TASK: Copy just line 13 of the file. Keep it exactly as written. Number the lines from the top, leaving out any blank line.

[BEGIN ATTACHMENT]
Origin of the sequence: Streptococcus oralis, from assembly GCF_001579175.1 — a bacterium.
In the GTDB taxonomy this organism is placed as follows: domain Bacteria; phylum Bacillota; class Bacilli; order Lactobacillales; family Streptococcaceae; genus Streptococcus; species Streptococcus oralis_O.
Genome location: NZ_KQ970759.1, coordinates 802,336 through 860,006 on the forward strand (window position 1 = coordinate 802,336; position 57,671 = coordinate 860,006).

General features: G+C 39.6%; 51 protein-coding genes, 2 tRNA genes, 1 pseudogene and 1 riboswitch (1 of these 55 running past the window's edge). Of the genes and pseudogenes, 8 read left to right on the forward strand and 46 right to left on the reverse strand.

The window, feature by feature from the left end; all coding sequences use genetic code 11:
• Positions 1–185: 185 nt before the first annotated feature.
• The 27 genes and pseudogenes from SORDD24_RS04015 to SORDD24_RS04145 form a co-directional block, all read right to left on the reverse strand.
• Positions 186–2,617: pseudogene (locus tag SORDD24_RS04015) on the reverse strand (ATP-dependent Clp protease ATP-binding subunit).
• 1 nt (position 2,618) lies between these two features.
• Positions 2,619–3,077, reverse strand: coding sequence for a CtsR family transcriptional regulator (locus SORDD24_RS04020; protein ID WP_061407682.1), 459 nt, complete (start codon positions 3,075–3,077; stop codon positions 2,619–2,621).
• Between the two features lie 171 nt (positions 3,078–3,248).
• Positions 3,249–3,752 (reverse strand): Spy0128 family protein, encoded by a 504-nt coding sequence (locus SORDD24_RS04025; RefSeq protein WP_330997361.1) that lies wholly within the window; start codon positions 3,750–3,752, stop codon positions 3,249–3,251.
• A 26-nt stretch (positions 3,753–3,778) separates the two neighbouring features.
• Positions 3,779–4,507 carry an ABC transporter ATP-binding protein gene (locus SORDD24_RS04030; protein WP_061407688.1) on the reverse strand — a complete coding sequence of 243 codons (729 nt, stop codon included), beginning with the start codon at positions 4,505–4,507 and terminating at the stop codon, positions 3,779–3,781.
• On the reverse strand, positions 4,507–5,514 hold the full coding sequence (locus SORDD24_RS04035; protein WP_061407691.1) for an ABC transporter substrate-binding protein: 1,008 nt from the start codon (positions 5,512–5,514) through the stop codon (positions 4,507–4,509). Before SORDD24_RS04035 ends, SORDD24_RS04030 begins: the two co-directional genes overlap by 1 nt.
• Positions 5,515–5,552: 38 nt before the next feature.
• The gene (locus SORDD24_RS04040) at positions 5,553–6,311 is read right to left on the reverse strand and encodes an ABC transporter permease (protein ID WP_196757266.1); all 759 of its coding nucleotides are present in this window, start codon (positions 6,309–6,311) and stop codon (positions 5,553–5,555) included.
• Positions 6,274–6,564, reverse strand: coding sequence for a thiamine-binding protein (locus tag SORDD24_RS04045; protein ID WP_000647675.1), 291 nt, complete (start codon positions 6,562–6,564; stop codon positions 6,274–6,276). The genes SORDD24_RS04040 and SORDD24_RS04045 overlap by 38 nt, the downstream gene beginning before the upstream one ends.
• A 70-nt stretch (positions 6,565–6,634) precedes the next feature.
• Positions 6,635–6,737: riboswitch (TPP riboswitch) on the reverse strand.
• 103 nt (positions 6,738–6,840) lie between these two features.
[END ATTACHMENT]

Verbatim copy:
• A 26-nt stretch (positions 3,753–3,778) separates the two neighbouring features.